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What is Liquid Wood?

Liquid wood, also known as bioplastic, is a remarkable, eco-friendly material derived from lignin, a byproduct of paper production. It mimics plastic's versatility but is biodegradable, reducing environmental impact. This innovative substance could revolutionize product manufacturing. Curious about how liquid wood might shape a sustainable future? Let's delve deeper into its potential applications and benefits.
Caitlin Kenney
Caitlin Kenney

Liquid wood is a strong, thermoplastic material made from a mixture of lignin and natural fibers called Arboform®. It is often hailed as the eco-friendly alternative to petroleum-based plastics because it is non-toxic, biodegradable, and doesn’t deplete or depend on the non-renewable resource of petroleum. Prior to the invention of liquid wood, bioplastics were not suitable for household use due to the high sulfur content, but the low sulfur content of Arboform® makes it safe even for use in toy manufacturing.

Arboform® is formed from the combination of lignin and natural fibers, like flax or hemp, and additives such as wax. Once the composite of lignin and fibers is complete, the mixture can be heated or put under high pressure for processing and molding into parts. Lignin is a chemical compound produced as a byproduct of the pulp and paper industry and derived abundantly from wood. It is second only to cellulose as the most common natural polymer, and this polymer molecular structure makes it very strong and well suited as a plastic alternative.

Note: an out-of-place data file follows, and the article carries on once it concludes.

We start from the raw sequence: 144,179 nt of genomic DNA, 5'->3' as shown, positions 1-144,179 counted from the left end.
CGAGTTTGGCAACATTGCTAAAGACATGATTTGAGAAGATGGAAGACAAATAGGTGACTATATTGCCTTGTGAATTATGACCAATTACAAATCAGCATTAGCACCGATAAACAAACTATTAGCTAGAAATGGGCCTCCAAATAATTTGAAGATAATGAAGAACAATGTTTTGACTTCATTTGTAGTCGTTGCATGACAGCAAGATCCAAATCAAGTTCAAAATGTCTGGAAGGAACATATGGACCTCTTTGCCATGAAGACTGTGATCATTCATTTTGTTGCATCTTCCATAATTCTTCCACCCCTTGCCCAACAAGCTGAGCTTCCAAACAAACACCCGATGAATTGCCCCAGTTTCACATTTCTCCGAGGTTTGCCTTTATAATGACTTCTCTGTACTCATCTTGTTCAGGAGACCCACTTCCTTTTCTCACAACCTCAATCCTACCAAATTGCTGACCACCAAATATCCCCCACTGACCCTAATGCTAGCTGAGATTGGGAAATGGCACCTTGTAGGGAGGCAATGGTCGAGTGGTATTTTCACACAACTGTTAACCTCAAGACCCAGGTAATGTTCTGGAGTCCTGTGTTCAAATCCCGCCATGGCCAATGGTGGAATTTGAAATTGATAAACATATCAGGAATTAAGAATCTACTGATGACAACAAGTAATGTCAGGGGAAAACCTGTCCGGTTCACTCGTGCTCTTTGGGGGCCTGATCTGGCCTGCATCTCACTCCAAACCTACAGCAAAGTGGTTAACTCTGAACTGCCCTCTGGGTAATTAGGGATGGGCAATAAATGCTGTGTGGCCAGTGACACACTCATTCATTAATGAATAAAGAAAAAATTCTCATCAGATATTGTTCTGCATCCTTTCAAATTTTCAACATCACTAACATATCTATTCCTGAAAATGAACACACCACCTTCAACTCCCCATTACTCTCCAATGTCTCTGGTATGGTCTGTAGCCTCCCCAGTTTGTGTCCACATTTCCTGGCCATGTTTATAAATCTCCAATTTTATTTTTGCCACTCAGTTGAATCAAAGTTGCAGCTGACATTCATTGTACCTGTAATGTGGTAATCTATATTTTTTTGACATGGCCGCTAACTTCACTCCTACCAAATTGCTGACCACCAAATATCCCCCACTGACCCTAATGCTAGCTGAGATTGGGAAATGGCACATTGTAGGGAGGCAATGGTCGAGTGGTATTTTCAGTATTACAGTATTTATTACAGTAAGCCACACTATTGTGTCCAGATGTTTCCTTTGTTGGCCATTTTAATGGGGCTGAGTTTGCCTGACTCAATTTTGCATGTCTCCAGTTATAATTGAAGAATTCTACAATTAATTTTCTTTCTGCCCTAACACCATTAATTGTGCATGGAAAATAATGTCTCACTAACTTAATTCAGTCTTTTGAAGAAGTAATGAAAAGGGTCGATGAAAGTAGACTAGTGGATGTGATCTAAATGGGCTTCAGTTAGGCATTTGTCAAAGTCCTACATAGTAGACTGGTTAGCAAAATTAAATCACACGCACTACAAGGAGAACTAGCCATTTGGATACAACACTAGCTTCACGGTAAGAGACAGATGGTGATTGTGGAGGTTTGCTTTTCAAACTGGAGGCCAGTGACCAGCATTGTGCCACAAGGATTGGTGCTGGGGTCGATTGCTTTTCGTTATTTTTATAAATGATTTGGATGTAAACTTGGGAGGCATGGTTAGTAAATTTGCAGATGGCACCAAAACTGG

Norbert Eisenreich’s team at the Fraunhofer Institute for Chemical Technology in Germany began researching alternatives to plastics in the mid-1990s and finally came up with liquid wood. Plastic is strong, moldable, and capable of mass production, but also has several flaws that have caused concern for consumers and researchers. Plastic’s dependence on crude oil depletes a non-renewable resource, causes pollution in its production, and makes it subject to price increases. Pthalate softeners and heavy metals found in plastics have also raised health objections to the use of plastic. Liquid wood is derived from an abundant resource, may be molded and mass produced, will biodegrade, and is non-toxic.

The Fraunhofer Institute faced the problem, however, of making the material waterproof and low in sulfur, which was achieved through substituting sulfur separation with high pressure hydrolysis. In order to use lignin, it has to first be separated from other fibers in the wood, traditionally done with sulfur. The hydrolysis process uses only high pressure, water, and high temperature to produce a water insoluble lignin. This cut the sulfur content by ninety percent while yielding a product that will not degrade with exposure to water or saliva.

After Eisenreich came up with the material Arboform®, Tecnaro, another German company, refined it to be molded and produced. Tecnaro created plastic-like pellets that, under high pressure can be forced through a nozzle to make more elaborate shapes. Liquid wood has been used to produce watches, car parts, pens, speaker boxes, and a nativity set, amongst other items. Finished, it can look like ordinary plastic found in most household products or like polished wood. Liquid wood can be successfully recycled without changing the chemical make-up of the material or disposed of in the same manner as wood.

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Discussion Comments


This is way more environmentally friendly than oil.

Why do so many confuse deforestation which can be a problem in highly sensitive complex ecosystems i.e. rain forests and tropical jungles, with easily harvested and replanted trees such as pines, firs and many deciduous trees.

Not to mention it is mostly made with a 150 million ton annually wasted byproduct of paper production.

Knee jerk, ideologue naysayers are a pox.


Using liquid wood as an alternative to plastics is something new. However, I don't think this is an environmentally friendly solution.

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